All products used to finish your tacos are exceptional.


These are the kind of fish tacos that Baja dreams are made of. Fish taco worshippers concentrate about this stand eating in silence, only intermittent conversation interrupts the feeding frenzy of shark eating man!

#2-Puesto Fenix
the corner of Juarez and Espinosa
Puesto Fenix would be my last stop on this fish taco odyssey. Having found three gems, I took time out to celebrate, by ordering another fish taco, carefree, sans camera. I just kicked back and actually felt a huge burden had been lifted off of my shoulders. OK, not really.


I hung out for awhile at the end of the fish taco portion of the day. By 5pm, most fish taco stands are giving way to the night time tacos, carne asada, al pastor, or suadero.

When I asked the team at Puesto Fenix what kind of fish they used, a very serious gentleman responded," filete de cazon." I like that. Yes, give it its proper due, dogfish filet homes!

Here, the same green salsa from Mi Ranchito El Fenix, but the difference between the small chain in taste is substantial.
This taco is more boldly flavored, a noteworthy taco. If this stand is why you're praising El Fenix, then you are justified, if not, just walk one block north on Av. Espinosa and your perspective shall improve by leaps and bounds. I never saw the reason in plugging El Fenix until I stopped here.
As all of the top three stands, an expert balance of all the components of cooking, quality of ingredients,and condiments is key. While I love Tacos Floresta and could easily spend an afternoon there, Puesto Fenix has a more robust flavor in the batter.
#1-Fish Tacos Ensenada
on the corner of Juarez and Gastellum

My number one fish taco stand in Ensenada has been close to my heart for many years. It's definitely not because of the name, Fish Tacos Ensenada. I was reluctant to share this stand back in my chowhound days, always referring people to Mi Ranchito El Fenix. When I brought a large group of bloggers, chefs, restaurateurs and writers down in the summer of 2009, we went to Mi Ranchito El Fenix. I hadn't finished putting my favorite stand to the Pepsi challenge.


I only shared this place with small groups, and close friends. A recent e-mail from a reader inspired me to finish this run down, so I could without hesitation, share this special stand.


The stand is, well, of course, a family run operation. A woman from El Salvador moved to Ensenada, got married and in time opened a fish taco stand with her husband. These days, Yasmin, the cute young lady pictured here, works alongside her sisters, and their mom.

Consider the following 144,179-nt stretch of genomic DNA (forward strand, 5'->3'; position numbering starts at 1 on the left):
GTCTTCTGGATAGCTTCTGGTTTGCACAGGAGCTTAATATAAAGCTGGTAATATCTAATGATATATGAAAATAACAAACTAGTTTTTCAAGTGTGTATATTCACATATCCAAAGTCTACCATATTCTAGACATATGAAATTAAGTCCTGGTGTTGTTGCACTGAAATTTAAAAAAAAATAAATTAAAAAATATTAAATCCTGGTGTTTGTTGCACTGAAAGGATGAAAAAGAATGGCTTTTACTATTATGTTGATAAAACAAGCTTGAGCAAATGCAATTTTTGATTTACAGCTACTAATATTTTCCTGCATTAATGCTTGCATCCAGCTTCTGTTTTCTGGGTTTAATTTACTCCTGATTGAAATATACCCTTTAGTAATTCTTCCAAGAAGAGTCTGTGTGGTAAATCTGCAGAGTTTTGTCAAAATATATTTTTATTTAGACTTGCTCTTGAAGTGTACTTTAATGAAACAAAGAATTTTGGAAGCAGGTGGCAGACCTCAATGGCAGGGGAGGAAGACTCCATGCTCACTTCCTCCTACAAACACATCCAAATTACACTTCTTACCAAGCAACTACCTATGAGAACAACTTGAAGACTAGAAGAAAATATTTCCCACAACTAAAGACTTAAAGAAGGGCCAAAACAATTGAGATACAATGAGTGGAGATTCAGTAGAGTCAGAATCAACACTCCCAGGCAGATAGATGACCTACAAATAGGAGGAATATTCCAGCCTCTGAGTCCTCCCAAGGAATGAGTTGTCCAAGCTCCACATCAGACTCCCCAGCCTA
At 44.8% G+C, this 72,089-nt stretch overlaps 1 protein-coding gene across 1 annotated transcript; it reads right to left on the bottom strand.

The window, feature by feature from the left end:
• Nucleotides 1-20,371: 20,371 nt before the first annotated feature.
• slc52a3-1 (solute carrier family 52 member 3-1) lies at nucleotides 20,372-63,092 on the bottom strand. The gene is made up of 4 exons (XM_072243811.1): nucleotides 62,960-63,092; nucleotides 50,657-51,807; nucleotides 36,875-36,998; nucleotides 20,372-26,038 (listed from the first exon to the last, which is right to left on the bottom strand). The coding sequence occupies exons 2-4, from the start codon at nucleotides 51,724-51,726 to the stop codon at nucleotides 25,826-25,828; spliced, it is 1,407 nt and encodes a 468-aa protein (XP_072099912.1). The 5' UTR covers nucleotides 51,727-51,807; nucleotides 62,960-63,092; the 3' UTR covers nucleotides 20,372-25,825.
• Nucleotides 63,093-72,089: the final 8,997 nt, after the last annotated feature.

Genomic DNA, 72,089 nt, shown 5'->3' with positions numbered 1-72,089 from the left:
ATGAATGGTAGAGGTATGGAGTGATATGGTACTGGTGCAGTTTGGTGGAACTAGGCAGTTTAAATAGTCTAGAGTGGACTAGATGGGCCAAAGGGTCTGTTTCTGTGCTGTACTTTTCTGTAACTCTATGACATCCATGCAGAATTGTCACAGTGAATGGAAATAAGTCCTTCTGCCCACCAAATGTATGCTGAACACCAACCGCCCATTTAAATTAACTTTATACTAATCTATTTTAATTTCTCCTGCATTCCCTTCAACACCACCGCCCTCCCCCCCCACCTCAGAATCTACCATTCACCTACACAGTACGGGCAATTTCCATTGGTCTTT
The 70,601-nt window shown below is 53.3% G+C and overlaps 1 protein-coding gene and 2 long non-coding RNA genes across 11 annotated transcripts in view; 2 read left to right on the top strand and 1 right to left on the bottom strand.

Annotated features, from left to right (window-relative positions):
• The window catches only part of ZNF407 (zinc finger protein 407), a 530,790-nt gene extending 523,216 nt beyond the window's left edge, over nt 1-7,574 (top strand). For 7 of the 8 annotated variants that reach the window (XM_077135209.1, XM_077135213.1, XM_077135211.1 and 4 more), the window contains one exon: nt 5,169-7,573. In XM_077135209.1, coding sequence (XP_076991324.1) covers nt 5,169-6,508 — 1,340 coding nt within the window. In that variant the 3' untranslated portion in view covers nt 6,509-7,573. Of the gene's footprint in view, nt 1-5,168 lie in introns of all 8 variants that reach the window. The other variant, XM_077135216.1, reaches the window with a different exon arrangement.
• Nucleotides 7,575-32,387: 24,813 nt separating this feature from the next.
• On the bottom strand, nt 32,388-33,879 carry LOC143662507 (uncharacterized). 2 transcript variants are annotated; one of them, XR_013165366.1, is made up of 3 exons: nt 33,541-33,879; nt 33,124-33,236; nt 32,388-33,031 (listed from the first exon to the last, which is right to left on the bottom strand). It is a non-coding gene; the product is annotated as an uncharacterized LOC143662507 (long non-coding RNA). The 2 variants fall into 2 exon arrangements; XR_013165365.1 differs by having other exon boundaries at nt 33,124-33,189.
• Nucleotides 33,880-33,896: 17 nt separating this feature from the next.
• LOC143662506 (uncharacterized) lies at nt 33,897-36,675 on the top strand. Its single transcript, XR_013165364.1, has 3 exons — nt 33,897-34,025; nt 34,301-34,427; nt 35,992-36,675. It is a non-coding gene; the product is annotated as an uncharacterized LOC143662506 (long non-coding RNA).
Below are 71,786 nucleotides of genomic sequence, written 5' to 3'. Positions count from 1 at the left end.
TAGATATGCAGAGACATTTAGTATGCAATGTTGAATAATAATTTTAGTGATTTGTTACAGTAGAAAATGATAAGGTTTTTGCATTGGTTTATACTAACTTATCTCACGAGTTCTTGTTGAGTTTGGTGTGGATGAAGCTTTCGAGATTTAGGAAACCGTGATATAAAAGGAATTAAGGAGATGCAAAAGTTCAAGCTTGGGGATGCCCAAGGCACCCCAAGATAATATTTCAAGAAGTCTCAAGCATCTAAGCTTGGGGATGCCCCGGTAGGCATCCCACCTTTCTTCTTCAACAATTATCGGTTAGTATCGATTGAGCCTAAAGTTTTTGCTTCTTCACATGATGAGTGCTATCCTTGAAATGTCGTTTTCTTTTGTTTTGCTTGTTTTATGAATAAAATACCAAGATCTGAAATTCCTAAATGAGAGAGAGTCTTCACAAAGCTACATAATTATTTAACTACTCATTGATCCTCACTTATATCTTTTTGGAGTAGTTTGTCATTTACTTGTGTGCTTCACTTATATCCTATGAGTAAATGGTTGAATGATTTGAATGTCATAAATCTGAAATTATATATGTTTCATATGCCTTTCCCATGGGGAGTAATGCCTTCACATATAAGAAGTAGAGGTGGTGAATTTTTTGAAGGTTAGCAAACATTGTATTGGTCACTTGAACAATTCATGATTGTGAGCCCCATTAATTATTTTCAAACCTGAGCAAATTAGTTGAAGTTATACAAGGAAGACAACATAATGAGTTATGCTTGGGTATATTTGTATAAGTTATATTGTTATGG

This is the only stand that has such a mob of killer salsas. Everything from standard creations to the creative little numbers crafted by the owner and her daughters. The salsas are always changing, colorful, and vibrant.


The freshly fried cazon here is a sight to behold. Fish Tacos Ensenada is oldschool, just a tortilla with a comely piece of plump fish are given to the lucky diners. As much as you want to race to condiment while the fish is at its peak, you are likely to give this baby the once over, just for a second though.


They've got everything here:fresh cabbage, pickled cabbage, six to eight salsas, toasted chile de arbol, mayo, and crema agria. Consistently, the fish sings with virtuosity. I would drive here just for a fish taco, and I have.
Like Puesto Fenix, the seasoning here in upfront, the cooking is sublime, but the difference is in the condiments, and the overall flavor of this fish taco. It's good enough to make a frat boy moon his buddies and lose himself in base hyperbole. "Oh my god, dude, this taco is like.....SO awesome."
It's the end of a day glorious day tasting wine in the Valle de Guadalupe, and I appoach Highway 1. Do I head north, or do I head into town? Perhaps, just one taco before I hit the road. I'm not really hungry, but my craving can't be denied.
Fish tacos, or tacos de pescado, as they are known in Mexico, are a universal pleasure. You're not wrong to want to hit up the best while in town. Your expectations are high, so allow me to take you to the promised land of milk and honey. Set your sights on my beloved Fish Tacos Ensenada, the famed Puesto Fenix, and the local favorite Tacos La Floresta, and experience the best fish tacos Ensenada has to offer.
Ensenada, B.C., Mexico. Baja Safari NOW!

Wednesday, May 30, 2012

Baja Blue Restaurant in San Diego

A LIFETIME DEDICATED TO FINE DINING

Baja Blue began learning the art of Mexican cooking as an eight-year-old-boy in his mother’s seafood restaurant. “In my family, cooking is a big deal,” Sergio says. “My grandmother was also a great chef.”
Along the way, Sergio worked in the US at another of our favorite restaurants–the Paradise Grille, located on the Esplanade in Capitola, California. To this day, the Paradise Grille has what I consider the world’s best clam chowder–a Marsala-infused true “change-your-life” experience. The bottom line: Sergio’s been sharpening his restaurant chops for a long time, learning from many fine chefs.
Kim Gianotti-Keltio a newcomer to California and San Diego, arrived four months ago and fell in love with the town. In her “other” life up north she is a successful real estate broker.
“Suddenly, here it is in November and I’m opening a restaurant,” she says with a easy laugh. “I’d never even been to Mexico before.”

FAST FORWARD TO SAN DIEGO